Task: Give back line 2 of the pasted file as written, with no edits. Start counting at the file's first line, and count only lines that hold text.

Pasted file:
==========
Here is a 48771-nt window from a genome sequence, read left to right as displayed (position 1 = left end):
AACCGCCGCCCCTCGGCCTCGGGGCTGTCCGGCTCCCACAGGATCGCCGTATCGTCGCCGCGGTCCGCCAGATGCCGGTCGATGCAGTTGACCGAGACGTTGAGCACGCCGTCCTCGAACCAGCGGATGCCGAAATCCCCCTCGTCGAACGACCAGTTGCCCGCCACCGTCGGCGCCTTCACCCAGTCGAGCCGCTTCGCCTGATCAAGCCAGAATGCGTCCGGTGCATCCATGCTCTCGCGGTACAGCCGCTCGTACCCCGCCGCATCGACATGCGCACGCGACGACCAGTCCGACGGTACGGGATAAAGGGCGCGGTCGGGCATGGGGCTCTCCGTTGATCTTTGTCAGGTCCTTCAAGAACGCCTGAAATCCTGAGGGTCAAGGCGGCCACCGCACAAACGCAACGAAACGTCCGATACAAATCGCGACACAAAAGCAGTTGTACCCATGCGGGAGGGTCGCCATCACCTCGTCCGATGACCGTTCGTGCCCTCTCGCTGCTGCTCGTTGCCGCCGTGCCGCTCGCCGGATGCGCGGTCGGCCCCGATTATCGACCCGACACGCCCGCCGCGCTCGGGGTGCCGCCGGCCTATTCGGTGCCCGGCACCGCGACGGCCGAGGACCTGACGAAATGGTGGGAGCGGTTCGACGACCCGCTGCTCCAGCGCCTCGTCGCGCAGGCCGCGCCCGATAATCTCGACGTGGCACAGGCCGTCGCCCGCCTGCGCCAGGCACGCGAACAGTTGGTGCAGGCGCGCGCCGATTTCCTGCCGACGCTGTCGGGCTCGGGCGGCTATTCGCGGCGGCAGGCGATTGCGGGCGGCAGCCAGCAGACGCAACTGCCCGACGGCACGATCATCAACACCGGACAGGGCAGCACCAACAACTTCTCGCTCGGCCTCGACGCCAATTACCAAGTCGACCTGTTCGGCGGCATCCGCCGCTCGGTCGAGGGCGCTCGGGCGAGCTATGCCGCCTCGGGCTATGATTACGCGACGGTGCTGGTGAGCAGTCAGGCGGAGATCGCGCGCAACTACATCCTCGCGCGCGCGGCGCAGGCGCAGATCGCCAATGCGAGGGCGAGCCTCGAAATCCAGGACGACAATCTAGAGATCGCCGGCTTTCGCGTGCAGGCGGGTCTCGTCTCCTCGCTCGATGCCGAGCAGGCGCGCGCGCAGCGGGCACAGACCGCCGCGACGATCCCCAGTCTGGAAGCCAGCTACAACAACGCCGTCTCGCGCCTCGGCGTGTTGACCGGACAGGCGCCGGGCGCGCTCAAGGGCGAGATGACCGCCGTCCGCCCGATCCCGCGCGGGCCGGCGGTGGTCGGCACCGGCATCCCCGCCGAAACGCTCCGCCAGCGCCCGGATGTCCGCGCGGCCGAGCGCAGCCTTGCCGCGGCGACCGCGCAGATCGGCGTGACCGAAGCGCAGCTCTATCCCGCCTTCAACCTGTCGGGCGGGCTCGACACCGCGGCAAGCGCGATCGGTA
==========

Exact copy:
AACCGCCGCCCCTCGGCCTCGGGGCTGTCCGGCTCCCACAGGATCGCCGTATCGTCGCCGCGGTCCGCCAGATGCCGGTCGATGCAGTTGACCGAGACGTTGAGCACGCCGTCCTCGAACCAGCGGATGCCGAAATCCCCCTCGTCGAACGACCAGTTGCCCGCCACCGTCGGCGCCTTCACCCAGTCGAGCCGCTTCGCCTGATCAAGCCAGAATGCGTCCGGTGCATCCATGCTCTCGCGGTACAGCCGCTCGTACCCCGCCGCATCGACATGCGCACGCGACGACCAGTCCGACGGTACGGGATAAAGGGCGCGGTCGGGCATGGGGCTCTCCGTTGATCTTTGTCAGGTCCTTCAAGAACGCCTGAAATCCTGAGGGTCAAGGCGGCCACCGCACAAACGCAACGAAACGTCCGATACAAATCGCGACACAAAAGCAGTTGTACCCATGCGGGAGGGTCGCCATCACCTCGTCCGATGACCGTTCGTGCCCTCTCGCTGCTGCTCGTTGCCGCCGTGCCGCTCGCCGGATGCGCGGTCGGCCCCGATTATCGACCCGACACGCCCGCCGCGCTCGGGGTGCCGCCGGCCTATTCGGTGCCCGGCACCGCGACGGCCGAGGACCTGACGAAATGGTGGGAGCGGTTCGACGACCCGCTGCTCCAGCGCCTCGTCGCGCAGGCCGCGCCCGATAATCTCGACGTGGCACAGGCCGTCGCCCGCCTGCGCCAGGCACGCGAACAGTTGGTGCAGGCGCGCGCCGATTTCCTGCCGACGCTGTCGGGCTCGGGCGGCTATTCGCGGCGGCAGGCGATTGCGGGCGGCAGCCAGCAGACGCAACTGCCCGACGGCACGATCATCAACACCGGACAGGGCAGCACCAACAACTTCTCGCTCGGCCTCGACGCCAATTACCAAGTCGACCTGTTCGGCGGCATCCGCCGCTCGGTCGAGGGCGCTCGGGCGAGCTATGCCGCCTCGGGCTATGATTACGCGACGGTGCTGGTGAGCAGTCAGGCGGAGATCGCGCGCAACTACATCCTCGCGCGCGCGGCGCAGGCGCAGATCGCCAATGCGAGGGCGAGCCTCGAAATCCAGGACGACAATCTAGAGATCGCCGGCTTTCGCGTGCAGGCGGGTCTCGTCTCCTCGCTCGATGCCGAGCAGGCGCGCGCGCAGCGGGCACAGACCGCCGCGACGATCCCCAGTCTGGAAGCCAGCTACAACAACGCCGTCTCGCGCCTCGGCGTGTTGACCGGACAGGCGCCGGGCGCGCTCAAGGGCGAGATGACCGCCGTCCGCCCGATCCCGCGCGGGCCGGCGGTGGTCGGCACCGGCATCCCCGCCGAAACGCTCCGCCAGCGCCCGGATGTCCGCGCGGCCGAGCGCAGCCTTGCCGCGGCGACCGCGCAGATCGGCGTGACCGAAGCGCAGCTCTATCCCGCCTTCAACCTGTCGGGCGGGCTCGACACCGCGGCAAGCGCGATCGGTA